The secrets of Red Bull's RB16B F1 car revealed

After weeks of secrecy the design tricks of Red Bull's new RB16B challenger are slowly being revealed during Formula 1 pre-season testing. Autosport takes a look at the latest discoveries from the Bahrain paddock.

The secrets of Red Bull's RB16B F1 car revealed

Red Bull was one of the most secretive when it came to its new Formula 1 car launch, heavily restricting the number of images made available of the RB16B.

However, it finally had to unleash its car to the prying eyes of fans and rival teams in Bahrain testing this week, offering the chance to be able to learn a lot about its design concept – and latest updates.

Much of the interest about the Red Bull is about the rear of the car, with the team having spent its two development tokens on making adjustments to its gearbox carrier and rear suspension.

Although it will clearly have an effect, these changes have less to do with mechanical design requirements and everything to do with improving the car’s aerodynamics at the rear end - something that’s especially important when considering the changes made to reduce downforce this season.

Red Bull has drawn inspiration from rivals Mercedes when it comes to its new solution, reorienting the suspension in order that it is placed as high and rearward as possible.

PLUS: How Red Bull seized F1 2021's testing narrative

Sergio Perez, Red Bull Racing RB16B

Sergio Perez, Red Bull Racing RB16B

Photo by: Charles Coates / Motorsport Images

That allows the airflow to have a cleaner passage to the gap between the tyre sidewall and edge of the diffuser, over the diffuser bulge (which has also been extensively modified for 2021) and into the coke bottle channel in the centre of the car.

It’s interesting to see that while Red Bull has retained the single pillar design that wraps around the exhaust that it introduced late last season, it has made further changes for 2021.

The wastegate pipework, which had previously been split into two and was originally placed high up beside the main exhaust and was later moved into a lower position, has now been combined into just one larger wastegate outlet that sits beneath the main exhaust.

This has also resulted in a revised swept back hood shape for the pillar as it wraps around the two exhaust outlets compared with the 2020 arrangements (below).

Red Bull Racing RB16 exhaust comparison
Max Verstappen, Red Bull Racing RB16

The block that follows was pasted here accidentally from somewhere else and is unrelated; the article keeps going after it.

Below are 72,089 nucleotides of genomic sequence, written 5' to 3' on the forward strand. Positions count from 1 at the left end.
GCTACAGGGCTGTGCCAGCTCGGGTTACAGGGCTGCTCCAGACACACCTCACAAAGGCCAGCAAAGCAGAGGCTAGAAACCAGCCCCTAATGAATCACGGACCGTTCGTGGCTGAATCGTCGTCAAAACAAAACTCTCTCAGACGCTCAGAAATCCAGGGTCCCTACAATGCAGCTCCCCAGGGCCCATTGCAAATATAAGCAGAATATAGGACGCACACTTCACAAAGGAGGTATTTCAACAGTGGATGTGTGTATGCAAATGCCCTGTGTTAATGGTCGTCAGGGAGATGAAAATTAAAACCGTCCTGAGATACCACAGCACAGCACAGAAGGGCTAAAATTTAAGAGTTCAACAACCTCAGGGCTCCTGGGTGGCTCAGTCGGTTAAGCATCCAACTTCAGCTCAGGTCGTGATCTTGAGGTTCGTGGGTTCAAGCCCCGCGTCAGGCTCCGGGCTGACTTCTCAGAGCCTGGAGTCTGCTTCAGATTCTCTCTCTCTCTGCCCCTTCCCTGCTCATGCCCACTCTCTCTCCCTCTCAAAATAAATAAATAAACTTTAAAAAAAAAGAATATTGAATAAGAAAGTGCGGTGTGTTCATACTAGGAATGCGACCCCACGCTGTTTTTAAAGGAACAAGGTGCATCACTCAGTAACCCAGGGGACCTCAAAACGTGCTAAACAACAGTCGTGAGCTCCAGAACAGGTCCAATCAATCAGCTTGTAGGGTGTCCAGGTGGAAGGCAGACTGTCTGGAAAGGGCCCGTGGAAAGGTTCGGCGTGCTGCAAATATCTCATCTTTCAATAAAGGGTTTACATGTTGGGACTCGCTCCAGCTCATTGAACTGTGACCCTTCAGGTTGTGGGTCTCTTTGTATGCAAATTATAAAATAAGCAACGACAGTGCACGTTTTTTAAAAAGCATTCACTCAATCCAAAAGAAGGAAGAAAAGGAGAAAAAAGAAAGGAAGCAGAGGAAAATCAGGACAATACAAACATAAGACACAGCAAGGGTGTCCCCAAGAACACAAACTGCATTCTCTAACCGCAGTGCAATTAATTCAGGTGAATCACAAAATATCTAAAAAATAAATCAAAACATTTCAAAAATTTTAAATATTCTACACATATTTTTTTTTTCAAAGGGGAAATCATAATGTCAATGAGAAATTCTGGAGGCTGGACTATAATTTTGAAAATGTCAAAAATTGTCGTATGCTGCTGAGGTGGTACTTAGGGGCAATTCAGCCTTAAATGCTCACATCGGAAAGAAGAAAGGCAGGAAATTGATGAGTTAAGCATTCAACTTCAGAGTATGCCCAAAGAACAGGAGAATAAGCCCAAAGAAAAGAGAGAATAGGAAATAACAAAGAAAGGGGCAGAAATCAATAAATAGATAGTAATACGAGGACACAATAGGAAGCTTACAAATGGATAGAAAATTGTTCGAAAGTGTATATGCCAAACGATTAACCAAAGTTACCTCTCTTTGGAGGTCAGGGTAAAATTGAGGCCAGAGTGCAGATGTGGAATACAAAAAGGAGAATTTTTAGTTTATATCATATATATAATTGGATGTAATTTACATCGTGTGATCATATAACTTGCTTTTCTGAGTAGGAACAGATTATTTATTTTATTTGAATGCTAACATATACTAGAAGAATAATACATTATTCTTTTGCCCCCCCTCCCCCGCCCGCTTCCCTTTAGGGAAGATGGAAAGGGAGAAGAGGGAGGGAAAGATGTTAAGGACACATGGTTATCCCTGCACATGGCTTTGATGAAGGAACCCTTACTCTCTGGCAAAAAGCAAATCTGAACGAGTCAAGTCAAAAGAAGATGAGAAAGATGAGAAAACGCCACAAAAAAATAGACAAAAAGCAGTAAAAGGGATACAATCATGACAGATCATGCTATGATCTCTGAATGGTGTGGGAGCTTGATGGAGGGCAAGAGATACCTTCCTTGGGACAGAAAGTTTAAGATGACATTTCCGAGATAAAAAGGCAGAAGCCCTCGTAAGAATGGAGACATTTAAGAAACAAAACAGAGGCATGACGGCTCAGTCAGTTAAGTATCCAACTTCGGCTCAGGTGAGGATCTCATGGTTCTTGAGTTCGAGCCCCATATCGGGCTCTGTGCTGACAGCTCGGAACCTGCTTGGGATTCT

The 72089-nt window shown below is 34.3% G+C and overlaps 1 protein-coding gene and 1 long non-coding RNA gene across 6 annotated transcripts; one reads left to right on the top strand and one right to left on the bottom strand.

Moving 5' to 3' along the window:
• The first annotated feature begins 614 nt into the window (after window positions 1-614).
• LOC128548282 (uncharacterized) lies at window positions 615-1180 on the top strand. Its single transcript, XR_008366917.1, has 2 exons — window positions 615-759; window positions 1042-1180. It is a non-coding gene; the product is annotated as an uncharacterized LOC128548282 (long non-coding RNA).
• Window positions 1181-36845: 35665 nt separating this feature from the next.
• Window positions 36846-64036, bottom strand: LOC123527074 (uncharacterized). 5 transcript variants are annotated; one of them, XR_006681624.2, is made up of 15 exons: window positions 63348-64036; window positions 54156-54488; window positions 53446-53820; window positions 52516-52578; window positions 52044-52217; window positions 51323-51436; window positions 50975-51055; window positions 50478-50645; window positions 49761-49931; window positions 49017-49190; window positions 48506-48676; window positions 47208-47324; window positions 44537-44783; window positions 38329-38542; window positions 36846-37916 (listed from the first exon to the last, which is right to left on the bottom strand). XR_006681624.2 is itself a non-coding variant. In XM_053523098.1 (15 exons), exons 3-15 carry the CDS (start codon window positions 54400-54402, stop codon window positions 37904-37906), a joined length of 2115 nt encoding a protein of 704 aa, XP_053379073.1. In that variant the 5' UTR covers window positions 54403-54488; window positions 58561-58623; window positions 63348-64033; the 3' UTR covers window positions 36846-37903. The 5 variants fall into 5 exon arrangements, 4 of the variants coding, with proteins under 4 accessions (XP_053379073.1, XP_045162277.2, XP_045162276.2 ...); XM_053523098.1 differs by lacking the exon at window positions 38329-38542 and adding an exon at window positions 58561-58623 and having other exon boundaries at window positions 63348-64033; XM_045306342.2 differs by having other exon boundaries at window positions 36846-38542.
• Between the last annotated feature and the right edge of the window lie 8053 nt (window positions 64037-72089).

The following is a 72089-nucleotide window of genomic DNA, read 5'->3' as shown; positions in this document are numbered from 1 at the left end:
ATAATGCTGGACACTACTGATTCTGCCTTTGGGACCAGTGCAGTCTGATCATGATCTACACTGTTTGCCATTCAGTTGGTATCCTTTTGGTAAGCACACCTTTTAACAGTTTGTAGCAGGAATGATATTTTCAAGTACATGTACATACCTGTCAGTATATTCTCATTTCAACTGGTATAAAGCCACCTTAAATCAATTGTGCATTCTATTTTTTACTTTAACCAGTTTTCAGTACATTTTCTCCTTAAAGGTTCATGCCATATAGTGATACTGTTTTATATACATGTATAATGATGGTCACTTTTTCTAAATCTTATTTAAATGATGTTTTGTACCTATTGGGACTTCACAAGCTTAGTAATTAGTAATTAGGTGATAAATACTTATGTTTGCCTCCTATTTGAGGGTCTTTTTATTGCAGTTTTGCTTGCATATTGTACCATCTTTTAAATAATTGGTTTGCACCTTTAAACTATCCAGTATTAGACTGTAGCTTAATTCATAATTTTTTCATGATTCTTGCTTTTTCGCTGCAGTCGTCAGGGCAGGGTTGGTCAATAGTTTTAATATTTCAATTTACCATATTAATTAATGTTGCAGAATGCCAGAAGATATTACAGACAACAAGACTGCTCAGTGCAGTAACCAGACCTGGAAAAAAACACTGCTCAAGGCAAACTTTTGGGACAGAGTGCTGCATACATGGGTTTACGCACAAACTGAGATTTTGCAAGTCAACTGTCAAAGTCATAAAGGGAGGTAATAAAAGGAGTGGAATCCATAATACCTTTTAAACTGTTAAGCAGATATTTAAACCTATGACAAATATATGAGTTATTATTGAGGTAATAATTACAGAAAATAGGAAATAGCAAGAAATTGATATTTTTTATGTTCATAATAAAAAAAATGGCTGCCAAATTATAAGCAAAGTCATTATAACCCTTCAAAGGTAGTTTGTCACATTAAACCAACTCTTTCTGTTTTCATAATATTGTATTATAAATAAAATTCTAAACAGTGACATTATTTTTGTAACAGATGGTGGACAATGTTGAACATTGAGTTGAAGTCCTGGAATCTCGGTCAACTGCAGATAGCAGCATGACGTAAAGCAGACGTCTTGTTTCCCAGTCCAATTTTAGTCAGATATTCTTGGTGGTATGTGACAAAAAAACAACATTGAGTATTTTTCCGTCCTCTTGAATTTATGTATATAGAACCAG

The latest updates

Interestingly, we have already started to see the car fitted with new aerodynamic trinkets when compared with the images released by the team just a few weeks ago too.

Mounted on the underside of the side impact protections spar’s fairing, there is a new control vane which was fitted to the car from the start of the test (green arrow).

This will help to guide the airflow that might ordinarily peel away from the sidepod’s undercut, keeping it closer to the car's bodywork and improve aerodynamic performance downstream.

 

On the opening day, Max Verstappen was treated to a further addition, with a quite bold strake added in the section of floor where the mandatory diagonal cutout has been made in the floor for this year (red arrow).

It’s a solution that has been seen elsewhere on the grid, albeit in a different guise, with the various designs used to facilitate the right effect depending on how the airflow is drawn toward it from the sidepod.

This also takes into account how hard it has already worked the airflow with the various aerodynamic solutions on the floor’s edge ahead of it.

Downstream of this another pair of more acutely outwardly angled, yet smaller, strakes (blue arrow) were added to the car on Saturday, as Sergio Perez took his turn at the wheel.

These new strakes sit ahead of the main strake that are all looking to compensate for the new floor cutout and loss of fully enclosed holes and slots that altered the flow around the rear tyre in previous years.

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About this article

Series Formula 1
Event Bahrain March testing
Teams Red Bull Racing
Author Matt Somerfield
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